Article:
What happened?

Yolanda worked at Caffe Bar Italia from May until September 2014 on a 20hours/week contract at £6.50/hour. However the cafe management didn't pay her for the contracted 20 weekly hours as she was sent home whenever this suited the cafe - in violation of her legal contract. On top of that she wasn't paid her holiday entitlement. Yolanda then approached us for support.

In late November we went to Caffe Italia to hand over a letter explaining the situation, and to have a chat to find an amicable solution.  We acceeded to several of the cafe's requests to be given more time until a meeting was agreed in the presence of their solicitor for December. The cafe cancelled this with 2 hours notice, refusing to communicate further. At the same time the cafe put pressure on Yolanda through mutual friends. This left us with no option but to start our public campaign on 13. December, which we have maintained since. Soon after, Yolanda left the UK - if it's hard to live on a part-time minimum-wage  job, it becomes impossible when you don't get paid for nearly half your contracted hours.

Our pickets aim to draw attention to the practices at Caffe Bar Italia, which we call on members of the public to boycott in solidarity with Yolanda. The cafe has called the police on numerous occasions - who turn up and inform the cafe that we are perfectly entitled to make use of our right protest. The cafe has also spread disinformation, made (empty) legal threats against us and characterised our protest as a form of "psychological harassment". For some reason cafe management also constantly keep rearranging the signs outside. However it is very simple: if the cafe want us to go away they only need to pay Yolanda the money she is owed - or even come to any settlement that Yolanda can agree to.

Why not go to ACAS?

In Yolanda's case conciliation through ACAS is not an option because she has left the country and the 3 month time limitation has passed. The cafe knows this full well, yet they keep telling their customers misinformation thinking they are gullible enough to fall for it.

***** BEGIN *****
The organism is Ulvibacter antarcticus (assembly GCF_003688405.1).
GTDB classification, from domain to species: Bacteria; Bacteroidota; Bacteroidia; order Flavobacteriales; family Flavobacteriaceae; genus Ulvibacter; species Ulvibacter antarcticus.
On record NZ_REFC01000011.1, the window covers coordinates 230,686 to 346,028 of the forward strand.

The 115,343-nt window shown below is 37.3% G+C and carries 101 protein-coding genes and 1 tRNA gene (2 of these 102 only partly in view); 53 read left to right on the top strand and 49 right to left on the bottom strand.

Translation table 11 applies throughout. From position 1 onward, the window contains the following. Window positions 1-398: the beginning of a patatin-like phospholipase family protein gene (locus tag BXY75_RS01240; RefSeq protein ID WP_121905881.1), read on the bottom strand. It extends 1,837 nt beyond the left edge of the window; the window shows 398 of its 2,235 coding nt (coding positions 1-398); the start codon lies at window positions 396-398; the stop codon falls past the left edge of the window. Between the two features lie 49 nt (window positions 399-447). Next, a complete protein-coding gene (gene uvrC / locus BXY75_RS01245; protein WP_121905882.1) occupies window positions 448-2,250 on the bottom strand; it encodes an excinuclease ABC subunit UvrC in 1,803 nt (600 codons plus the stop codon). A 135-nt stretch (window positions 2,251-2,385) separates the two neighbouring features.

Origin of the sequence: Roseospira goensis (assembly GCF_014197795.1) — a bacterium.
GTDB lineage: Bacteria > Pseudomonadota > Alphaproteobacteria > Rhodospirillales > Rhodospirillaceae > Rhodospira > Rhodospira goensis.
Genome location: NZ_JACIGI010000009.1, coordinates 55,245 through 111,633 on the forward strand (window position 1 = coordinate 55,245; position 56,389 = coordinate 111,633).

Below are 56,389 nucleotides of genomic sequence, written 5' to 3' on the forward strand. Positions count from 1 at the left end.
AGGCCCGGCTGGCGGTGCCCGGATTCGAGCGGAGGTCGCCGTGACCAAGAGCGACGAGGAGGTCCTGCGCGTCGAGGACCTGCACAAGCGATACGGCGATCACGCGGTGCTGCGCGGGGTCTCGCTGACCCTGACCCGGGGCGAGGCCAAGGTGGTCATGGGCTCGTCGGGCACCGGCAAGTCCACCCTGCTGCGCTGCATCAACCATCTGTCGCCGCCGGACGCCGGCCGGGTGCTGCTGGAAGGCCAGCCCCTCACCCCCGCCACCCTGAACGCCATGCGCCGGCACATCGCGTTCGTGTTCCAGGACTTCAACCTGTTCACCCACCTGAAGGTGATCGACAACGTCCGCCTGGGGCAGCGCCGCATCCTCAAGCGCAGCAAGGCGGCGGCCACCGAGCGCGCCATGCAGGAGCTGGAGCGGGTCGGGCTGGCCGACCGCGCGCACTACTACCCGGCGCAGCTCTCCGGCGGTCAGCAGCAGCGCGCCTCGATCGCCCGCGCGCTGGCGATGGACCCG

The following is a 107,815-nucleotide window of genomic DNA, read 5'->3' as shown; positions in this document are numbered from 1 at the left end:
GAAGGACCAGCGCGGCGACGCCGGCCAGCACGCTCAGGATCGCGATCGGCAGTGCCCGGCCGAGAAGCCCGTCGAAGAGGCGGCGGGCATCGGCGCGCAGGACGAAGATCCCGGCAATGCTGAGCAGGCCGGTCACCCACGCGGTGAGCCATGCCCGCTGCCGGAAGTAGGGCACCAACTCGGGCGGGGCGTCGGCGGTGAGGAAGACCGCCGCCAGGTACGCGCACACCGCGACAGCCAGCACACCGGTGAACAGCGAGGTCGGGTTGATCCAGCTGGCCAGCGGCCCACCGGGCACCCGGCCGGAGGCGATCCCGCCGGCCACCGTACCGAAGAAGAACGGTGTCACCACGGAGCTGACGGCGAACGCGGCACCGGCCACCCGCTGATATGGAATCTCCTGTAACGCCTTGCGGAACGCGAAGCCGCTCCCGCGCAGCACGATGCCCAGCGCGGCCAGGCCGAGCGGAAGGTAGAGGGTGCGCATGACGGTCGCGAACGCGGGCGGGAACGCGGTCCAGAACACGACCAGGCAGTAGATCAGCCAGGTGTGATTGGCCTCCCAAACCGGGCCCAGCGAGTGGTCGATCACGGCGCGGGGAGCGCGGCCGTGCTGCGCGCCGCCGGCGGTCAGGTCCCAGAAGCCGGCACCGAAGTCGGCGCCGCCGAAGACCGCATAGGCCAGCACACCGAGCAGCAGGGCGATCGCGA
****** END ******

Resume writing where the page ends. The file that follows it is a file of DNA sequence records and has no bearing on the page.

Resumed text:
ACAS is often not a practical solution. Many hospitality workers don't understand their basic rights very well, let alone the complicated bureaucratic procedures to enforce them. The cafe claims that ACAS conciliation only takes 6 weeks - but try explaining to your landlord or gas company that you will pay your rent or gas bill a couple of months late because your boss wants you to go through ACAS before he pays you!

Conciliation through ACAS is entirely voluntary for both sides, unless a worker wants to go to take it further. Under recent legislation, a worker who wants to take their grievance to an employment tribunal they have to initially start conciliation with ACAS, within the set time limitations. In addition they will have to pay an issue fee and a hearing fee amounting to a total of £390 in cases of wage theft, or £1200 in more serious cases such as unfair dismissal or discrimination. The delay until the employment tribunal hearing can be quite long - half a year is not uncommon. Thus an employer who routinely violates the most basic rights - like not paying a worker in full - is able to drag it out for months, make the worker jump through all kinds of hoops (see the flow chart from Citizens' Advice Bureau), and make the worker pay fees that could be close to the amount owed. We believe that these mechanisms are not neutral - they are designed to make casualised workers powerless and exposed to the whims of the employer. 

The reason the cafe would prefer to channel the dispute into bureaucratic mechanisms is that they are ashamed and don't want us to make it public.